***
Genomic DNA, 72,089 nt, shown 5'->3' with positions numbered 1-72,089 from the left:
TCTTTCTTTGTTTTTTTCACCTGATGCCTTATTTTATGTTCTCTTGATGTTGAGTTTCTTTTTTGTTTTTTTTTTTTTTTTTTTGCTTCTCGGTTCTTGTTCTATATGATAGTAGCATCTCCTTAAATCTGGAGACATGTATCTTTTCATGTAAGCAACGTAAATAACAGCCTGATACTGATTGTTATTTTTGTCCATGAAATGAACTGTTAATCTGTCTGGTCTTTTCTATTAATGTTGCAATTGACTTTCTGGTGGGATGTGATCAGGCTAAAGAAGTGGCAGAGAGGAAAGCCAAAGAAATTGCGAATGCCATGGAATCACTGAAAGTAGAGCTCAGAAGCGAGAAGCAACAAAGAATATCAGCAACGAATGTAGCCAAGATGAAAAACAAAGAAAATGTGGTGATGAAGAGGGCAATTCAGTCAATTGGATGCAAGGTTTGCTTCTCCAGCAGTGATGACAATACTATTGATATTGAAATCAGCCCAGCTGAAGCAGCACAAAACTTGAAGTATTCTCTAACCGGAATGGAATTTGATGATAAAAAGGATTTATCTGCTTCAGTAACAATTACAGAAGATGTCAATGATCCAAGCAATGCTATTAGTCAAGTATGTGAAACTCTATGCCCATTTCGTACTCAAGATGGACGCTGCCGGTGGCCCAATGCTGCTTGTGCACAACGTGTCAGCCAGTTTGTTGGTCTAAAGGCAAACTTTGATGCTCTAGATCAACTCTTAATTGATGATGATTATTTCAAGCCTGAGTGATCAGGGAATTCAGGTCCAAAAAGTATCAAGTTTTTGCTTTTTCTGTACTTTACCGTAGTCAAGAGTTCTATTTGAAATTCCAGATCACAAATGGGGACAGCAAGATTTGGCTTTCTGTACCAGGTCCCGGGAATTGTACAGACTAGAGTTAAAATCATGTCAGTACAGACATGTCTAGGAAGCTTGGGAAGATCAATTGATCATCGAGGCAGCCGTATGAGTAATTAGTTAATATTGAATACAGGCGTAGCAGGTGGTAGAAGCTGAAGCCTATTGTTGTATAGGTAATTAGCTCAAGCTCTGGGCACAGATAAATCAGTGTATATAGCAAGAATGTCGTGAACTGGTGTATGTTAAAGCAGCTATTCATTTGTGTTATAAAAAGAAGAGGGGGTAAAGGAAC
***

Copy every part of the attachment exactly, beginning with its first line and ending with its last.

Genomic DNA, 72,089 nt, shown 5'->3' with positions numbered 1-72,089 from the left:
TCTTTCTTTGTTTTTTTCACCTGATGCCTTATTTTATGTTCTCTTGATGTTGAGTTTCTTTTTTGTTTTTTTTTTTTTTTTTTTGCTTCTCGGTTCTTGTTCTATATGATAGTAGCATCTCCTTAAATCTGGAGACATGTATCTTTTCATGTAAGCAACGTAAATAACAGCCTGATACTGATTGTTATTTTTGTCCATGAAATGAACTGTTAATCTGTCTGGTCTTTTCTATTAATGTTGCAATTGACTTTCTGGTGGGATGTGATCAGGCTAAAGAAGTGGCAGAGAGGAAAGCCAAAGAAATTGCGAATGCCATGGAATCACTGAAAGTAGAGCTCAGAAGCGAGAAGCAACAAAGAATATCAGCAACGAATGTAGCCAAGATGAAAAACAAAGAAAATGTGGTGATGAAGAGGGCAATTCAGTCAATTGGATGCAAGGTTTGCTTCTCCAGCAGTGATGACAATACTATTGATATTGAAATCAGCCCAGCTGAAGCAGCACAAAACTTGAAGTATTCTCTAACCGGAATGGAATTTGATGATAAAAAGGATTTATCTGCTTCAGTAACAATTACAGAAGATGTCAATGATCCAAGCAATGCTATTAGTCAAGTATGTGAAACTCTATGCCCATTTCGTACTCAAGATGGACGCTGCCGGTGGCCCAATGCTGCTTGTGCACAACGTGTCAGCCAGTTTGTTGGTCTAAAGGCAAACTTTGATGCTCTAGATCAACTCTTAATTGATGATGATTATTTCAAGCCTGAGTGATCAGGGAATTCAGGTCCAAAAAGTATCAAGTTTTTGCTTTTTCTGTACTTTACCGTAGTCAAGAGTTCTATTTGAAATTCCAGATCACAAATGGGGACAGCAAGATTTGGCTTTCTGTACCAGGTCCCGGGAATTGTACAGACTAGAGTTAAAATCATGTCAGTACAGACATGTCTAGGAAGCTTGGGAAGATCAATTGATCATCGAGGCAGCCGTATGAGTAATTAGTTAATATTGAATACAGGCGTAGCAGGTGGTAGAAGCTGAAGCCTATTGTTGTATAGGTAATTAGCTCAAGCTCTGGGCACAGATAAATCAGTGTATATAGCAAGAATGTCGTGAACTGGTGTATGTTAAAGCAGCTATTCATTTGTGTTATAAAAAGAAGAGGGGGTAAAGGAAC